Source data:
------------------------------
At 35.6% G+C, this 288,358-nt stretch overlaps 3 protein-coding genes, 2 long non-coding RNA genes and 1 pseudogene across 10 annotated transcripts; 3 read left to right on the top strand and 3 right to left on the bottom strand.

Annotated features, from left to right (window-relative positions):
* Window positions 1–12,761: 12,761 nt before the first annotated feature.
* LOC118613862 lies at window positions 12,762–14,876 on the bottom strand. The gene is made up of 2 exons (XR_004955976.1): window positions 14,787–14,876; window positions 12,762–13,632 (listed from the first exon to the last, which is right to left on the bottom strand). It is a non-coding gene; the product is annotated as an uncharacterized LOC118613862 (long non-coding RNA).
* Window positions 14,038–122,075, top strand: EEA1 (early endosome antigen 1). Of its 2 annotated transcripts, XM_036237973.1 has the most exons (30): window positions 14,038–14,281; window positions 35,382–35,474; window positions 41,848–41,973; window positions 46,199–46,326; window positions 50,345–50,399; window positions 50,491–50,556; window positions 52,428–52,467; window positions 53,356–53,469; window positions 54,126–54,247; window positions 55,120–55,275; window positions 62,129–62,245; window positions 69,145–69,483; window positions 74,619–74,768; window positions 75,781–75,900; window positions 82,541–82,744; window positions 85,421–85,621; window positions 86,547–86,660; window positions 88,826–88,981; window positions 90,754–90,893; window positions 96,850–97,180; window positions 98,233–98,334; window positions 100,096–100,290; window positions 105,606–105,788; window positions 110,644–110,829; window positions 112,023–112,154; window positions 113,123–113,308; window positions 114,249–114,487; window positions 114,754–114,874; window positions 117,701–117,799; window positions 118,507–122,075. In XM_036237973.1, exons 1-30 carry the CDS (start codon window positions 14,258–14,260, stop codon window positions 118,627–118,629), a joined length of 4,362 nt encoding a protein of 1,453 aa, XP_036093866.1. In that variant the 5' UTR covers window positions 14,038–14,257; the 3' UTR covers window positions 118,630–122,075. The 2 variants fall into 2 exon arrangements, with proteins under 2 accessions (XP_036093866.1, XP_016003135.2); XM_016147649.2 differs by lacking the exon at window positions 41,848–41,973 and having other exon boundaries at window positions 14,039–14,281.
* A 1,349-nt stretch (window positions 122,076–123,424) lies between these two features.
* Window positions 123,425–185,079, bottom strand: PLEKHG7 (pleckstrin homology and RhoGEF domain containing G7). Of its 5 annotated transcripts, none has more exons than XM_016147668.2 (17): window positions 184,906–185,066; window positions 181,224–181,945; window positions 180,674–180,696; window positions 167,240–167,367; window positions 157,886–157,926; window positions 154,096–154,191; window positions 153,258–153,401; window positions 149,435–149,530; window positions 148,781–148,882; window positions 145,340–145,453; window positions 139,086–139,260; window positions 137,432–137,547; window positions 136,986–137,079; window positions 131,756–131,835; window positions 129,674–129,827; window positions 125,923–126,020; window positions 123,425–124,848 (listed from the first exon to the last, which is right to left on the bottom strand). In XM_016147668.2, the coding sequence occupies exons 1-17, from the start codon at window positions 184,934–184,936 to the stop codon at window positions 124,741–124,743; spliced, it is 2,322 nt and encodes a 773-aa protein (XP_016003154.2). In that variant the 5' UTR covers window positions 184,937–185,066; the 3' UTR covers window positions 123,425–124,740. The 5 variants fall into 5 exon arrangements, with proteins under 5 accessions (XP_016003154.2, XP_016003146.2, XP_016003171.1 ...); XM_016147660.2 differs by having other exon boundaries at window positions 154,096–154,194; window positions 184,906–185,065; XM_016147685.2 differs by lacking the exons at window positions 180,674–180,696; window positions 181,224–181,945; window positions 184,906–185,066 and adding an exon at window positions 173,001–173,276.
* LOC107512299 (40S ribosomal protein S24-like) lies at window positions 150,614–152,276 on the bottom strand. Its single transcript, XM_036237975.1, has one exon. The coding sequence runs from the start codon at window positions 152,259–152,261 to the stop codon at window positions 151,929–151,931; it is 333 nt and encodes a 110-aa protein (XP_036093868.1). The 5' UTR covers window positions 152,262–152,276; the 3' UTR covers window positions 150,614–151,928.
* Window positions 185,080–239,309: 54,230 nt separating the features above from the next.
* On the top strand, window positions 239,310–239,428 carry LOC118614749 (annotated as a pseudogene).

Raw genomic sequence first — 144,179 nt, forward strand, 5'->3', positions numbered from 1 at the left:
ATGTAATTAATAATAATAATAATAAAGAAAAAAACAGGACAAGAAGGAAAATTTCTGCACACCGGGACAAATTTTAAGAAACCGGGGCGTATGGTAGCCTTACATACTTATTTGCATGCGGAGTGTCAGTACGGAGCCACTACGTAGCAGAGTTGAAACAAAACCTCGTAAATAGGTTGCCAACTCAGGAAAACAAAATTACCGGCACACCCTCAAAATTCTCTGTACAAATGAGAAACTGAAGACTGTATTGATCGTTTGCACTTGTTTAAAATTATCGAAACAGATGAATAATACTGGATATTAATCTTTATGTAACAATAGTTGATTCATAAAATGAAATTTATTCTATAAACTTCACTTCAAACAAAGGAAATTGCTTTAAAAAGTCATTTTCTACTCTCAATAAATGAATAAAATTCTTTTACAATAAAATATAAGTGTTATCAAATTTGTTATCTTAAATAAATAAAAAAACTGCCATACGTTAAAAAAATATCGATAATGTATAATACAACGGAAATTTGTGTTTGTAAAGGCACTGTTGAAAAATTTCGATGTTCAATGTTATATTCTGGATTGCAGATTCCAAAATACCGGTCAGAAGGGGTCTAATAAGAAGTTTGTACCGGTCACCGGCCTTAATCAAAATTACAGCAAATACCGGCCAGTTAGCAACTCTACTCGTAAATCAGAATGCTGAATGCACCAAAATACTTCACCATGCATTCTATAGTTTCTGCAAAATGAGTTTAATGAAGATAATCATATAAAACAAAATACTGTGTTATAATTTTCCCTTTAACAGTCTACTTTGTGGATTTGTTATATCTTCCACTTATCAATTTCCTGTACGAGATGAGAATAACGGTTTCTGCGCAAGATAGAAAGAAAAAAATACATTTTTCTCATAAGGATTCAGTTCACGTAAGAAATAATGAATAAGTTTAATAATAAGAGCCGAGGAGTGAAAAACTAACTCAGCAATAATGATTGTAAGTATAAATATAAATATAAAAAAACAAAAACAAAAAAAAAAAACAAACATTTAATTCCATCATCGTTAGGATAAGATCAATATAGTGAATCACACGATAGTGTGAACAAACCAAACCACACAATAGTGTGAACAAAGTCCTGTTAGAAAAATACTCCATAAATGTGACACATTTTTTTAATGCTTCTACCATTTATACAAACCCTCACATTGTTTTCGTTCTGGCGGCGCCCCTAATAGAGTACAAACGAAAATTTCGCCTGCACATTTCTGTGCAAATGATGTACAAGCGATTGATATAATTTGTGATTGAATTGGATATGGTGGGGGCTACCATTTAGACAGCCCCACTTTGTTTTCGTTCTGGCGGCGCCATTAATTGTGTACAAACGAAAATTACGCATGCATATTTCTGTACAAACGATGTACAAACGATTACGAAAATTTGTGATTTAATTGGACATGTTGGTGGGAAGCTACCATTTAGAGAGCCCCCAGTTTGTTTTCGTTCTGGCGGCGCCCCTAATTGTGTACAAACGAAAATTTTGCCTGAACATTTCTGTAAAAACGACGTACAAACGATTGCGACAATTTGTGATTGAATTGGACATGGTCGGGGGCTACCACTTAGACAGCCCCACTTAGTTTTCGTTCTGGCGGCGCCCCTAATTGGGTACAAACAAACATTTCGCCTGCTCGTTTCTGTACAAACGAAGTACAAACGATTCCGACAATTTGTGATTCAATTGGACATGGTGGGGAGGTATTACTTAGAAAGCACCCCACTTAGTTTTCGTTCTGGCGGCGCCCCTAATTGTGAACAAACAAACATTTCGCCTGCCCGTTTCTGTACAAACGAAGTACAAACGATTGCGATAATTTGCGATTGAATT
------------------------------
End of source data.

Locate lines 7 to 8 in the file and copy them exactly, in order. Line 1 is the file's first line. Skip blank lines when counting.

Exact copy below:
* Window positions 123,425–185,079, bottom strand: PLEKHG7 (pleckstrin homology and RhoGEF domain containing G7). Of its 5 annotated transcripts, none has more exons than XM_016147668.2 (17): window positions 184,906–185,066; window positions 181,224–181,945; window positions 180,674–180,696; window positions 167,240–167,367; window positions 157,886–157,926; window positions 154,096–154,191; window positions 153,258–153,401; window positions 149,435–149,530; window positions 148,781–148,882; window positions 145,340–145,453; window positions 139,086–139,260; window positions 137,432–137,547; window positions 136,986–137,079; window positions 131,756–131,835; window positions 129,674–129,827; window positions 125,923–126,020; window positions 123,425–124,848 (listed from the first exon to the last, which is right to left on the bottom strand). In XM_016147668.2, the coding sequence occupies exons 1-17, from the start codon at window positions 184,934–184,936 to the stop codon at window positions 124,741–124,743; spliced, it is 2,322 nt and encodes a 773-aa protein (XP_016003154.2). In that variant the 5' UTR covers window positions 184,937–185,066; the 3' UTR covers window positions 123,425–124,740. The 5 variants fall into 5 exon arrangements, with proteins under 5 accessions (XP_016003154.2, XP_016003146.2, XP_016003171.1 ...); XM_016147660.2 differs by having other exon boundaries at window positions 154,096–154,194; window positions 184,906–185,065; XM_016147685.2 differs by lacking the exons at window positions 180,674–180,696; window positions 181,224–181,945; window positions 184,906–185,066 and adding an exon at window positions 173,001–173,276.
* LOC107512299 (40S ribosomal protein S24-like) lies at window positions 150,614–152,276 on the bottom strand. Its single transcript, XM_036237975.1, has one exon. The coding sequence runs from the start codon at window positions 152,259–152,261 to the stop codon at window positions 151,929–151,931; it is 333 nt and encodes a 110-aa protein (XP_036093868.1). The 5' UTR covers window positions 152,262–152,276; the 3' UTR covers window positions 150,614–151,928.